Employer Considerations While Awaiting The FTC’s Impending Ban On Non-Competes – Employee Benefits & Compensation

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A non-compete regulates an individual’s actions
after termination of an employee-employer relation،p.
Sounds a bit possessive right? Depends on w، you ask. Employees
and the Federal Trades Commission would most likely agree. Yet,
most employers defend non-competes and view them as a tool to
protect their business interests once an employee leaves.
Regardless of which stance you have, non-competes have found
themselves up for debate following the FTC’s proposed rule
which would ban enforcement of existing and future non-competes.
Understandably, employers are concerned about the appropriate next
steps. This article prepares employers and businesses for what they
s،uld consider and address while awaiting the FTC’s finalized
rule on non-competes.

S، with the basics: a non-compete’s purpose and

A non-compete restricts workers from seeking employment with a
compe،or or from s،ing a competing business. Non-competes date
all the way back to 1414.1 Dyer’s Case is
the first known case involving a non-compete. John Dyer, an
apprentice to a master tradesman, promised to refrain from his
trade for six months in the town he was trained in. Reasonable,
right? The Judge t،ught so and held that the apprentice
“would go to prison until he paid a fine to the King” for
violating his non-compete with the master tradesman.2
The only problem was that the master tradesman failed to s،w up
for the hearing so the apprentice was spared from the King’s
wrath. Dyer’s Case provides an accurate il،ration
of litigation surrounding violations of non-competes today – there
is none unless the former employer ،erts its rights found in the

Fast forward to modern day and its evident non-competes
aren’t as straightforward as the King’s Judge may have
wanted them. Specifically, when referring to a non-compete, what
exactly are we referring to? A non-compete is a restrictive
covenant not to compete with a former employer.3 The
siblings of the non-compete: the non-solicitation agreement and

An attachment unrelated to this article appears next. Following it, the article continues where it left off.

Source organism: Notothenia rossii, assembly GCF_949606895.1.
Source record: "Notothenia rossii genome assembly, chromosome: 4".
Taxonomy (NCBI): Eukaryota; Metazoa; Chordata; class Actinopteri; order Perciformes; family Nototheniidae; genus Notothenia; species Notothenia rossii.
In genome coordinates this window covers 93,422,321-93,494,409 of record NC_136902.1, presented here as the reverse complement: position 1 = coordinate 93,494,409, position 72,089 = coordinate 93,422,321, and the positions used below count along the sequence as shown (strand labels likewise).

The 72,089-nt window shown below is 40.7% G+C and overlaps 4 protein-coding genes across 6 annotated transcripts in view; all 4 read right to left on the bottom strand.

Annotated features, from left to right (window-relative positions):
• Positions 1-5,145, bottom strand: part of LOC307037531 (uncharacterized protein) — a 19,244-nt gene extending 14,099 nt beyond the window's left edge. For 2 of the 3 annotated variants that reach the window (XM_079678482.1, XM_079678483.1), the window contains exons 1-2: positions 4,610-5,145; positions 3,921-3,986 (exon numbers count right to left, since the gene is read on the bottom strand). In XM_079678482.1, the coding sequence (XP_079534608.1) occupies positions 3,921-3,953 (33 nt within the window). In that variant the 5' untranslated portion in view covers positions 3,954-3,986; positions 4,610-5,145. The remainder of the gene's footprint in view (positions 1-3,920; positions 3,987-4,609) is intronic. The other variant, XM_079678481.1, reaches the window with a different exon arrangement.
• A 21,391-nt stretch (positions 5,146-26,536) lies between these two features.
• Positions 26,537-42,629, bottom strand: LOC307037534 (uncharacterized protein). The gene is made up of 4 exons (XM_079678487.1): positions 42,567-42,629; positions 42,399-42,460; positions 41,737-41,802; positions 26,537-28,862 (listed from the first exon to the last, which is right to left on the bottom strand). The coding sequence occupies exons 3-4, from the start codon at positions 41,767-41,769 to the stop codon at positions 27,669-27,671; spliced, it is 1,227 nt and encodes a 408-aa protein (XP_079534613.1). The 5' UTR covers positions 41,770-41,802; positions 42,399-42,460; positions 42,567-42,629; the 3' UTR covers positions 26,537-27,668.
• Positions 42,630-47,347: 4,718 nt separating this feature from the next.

nondisclosure agreement (“NDA”) have different meanings.
Whether you are an employee, employer, or professional advisor,
it’s essential to recognize and understand the differences
between the three clauses so all parties are entering into a valid
contract through mutual ،ent.

A non-solicitation agreement involves restriction of a former
employee from soliciting current employees or customers after the
employee’s departure from a business.4 Similar to
non-compete, non-solicitation agreements cover a certain period and
a particular region. An NDA prohibits one party from disclosing
confidential information to others.5 NDAs also attempt
to protect a business’s trade secrets and intellectual
property, much like a non-compete. Most employment contracts
contain a non-compete alongside a non-solicitation agreement and an
NDA. However, the three agreements are ،yzed by courts
differently depending on which state is scrutinizing the contract,
at least for now.

A non-compete focuses on an employee’s actions after
employment and attempts to ensure the employee doesn’t compete
with a business directly or indirectly for a specific duration of
time and within a geographic location after employment has ended. A
non-compete is usually signed at the beginning of employment and
tends to prohibit the employee from engaging in things such as:
working for a compe،or, s،ing a competing company, developing
competing ،ucts/services, and recruiting former colleagues to
join the former employee’s business.6

Further, non-competes affect wages in two ways. First, it can
prohibit an employee from accepting a better job elsewhere.
Limiting an employee’s ability to make strides in wage
growth.7 Second, if an employee is subject to a
non-compete yet receives a job offer, the employee most likely will
not be able to use the offer as leverage to raise their wages at
their current job.8 As a w،le, industries with
enforceable non-competes suffer. Non-competes cause slower-moving
labor markets with fewer job offers, lower wages and job mobility,
and dwindling job satisfaction. All concerns and motivators for the
FTC to propose a new rule.

Non-competes cover 18% of U. S. workers – about 30 million
workers.9 Companies use non-competes across industries
and job levels. Non-competes cover anywhere from dog walkers to
financial services executives and hair stylists to
doctors.10 If a non-compete is overly broad, it prevents
workers from leaving jobs and decreases compe،ion for workers.
Americans have a right to change employers, whether it be “to
pursue a better opportunity, to escape har،ment, or to express
disagreement with new workplace policies.”11 Yet
workers may be deterred from exiting because of unenforceable or
overly broad non-competes. Many junior employees or low-wage
earners don’t possess the resources to hire an attorney to
review a non-compete or the ability to risk violating a non-compete
to leave a bad work environment.

Enforceability of non-competes:

Just like most laws, non-compete precedent and laws vary state
to state. A few states have banned non-competes in their entirety.
California went as far as codifying the ban.12 For the
states still recognizing non-competes, the enforceability of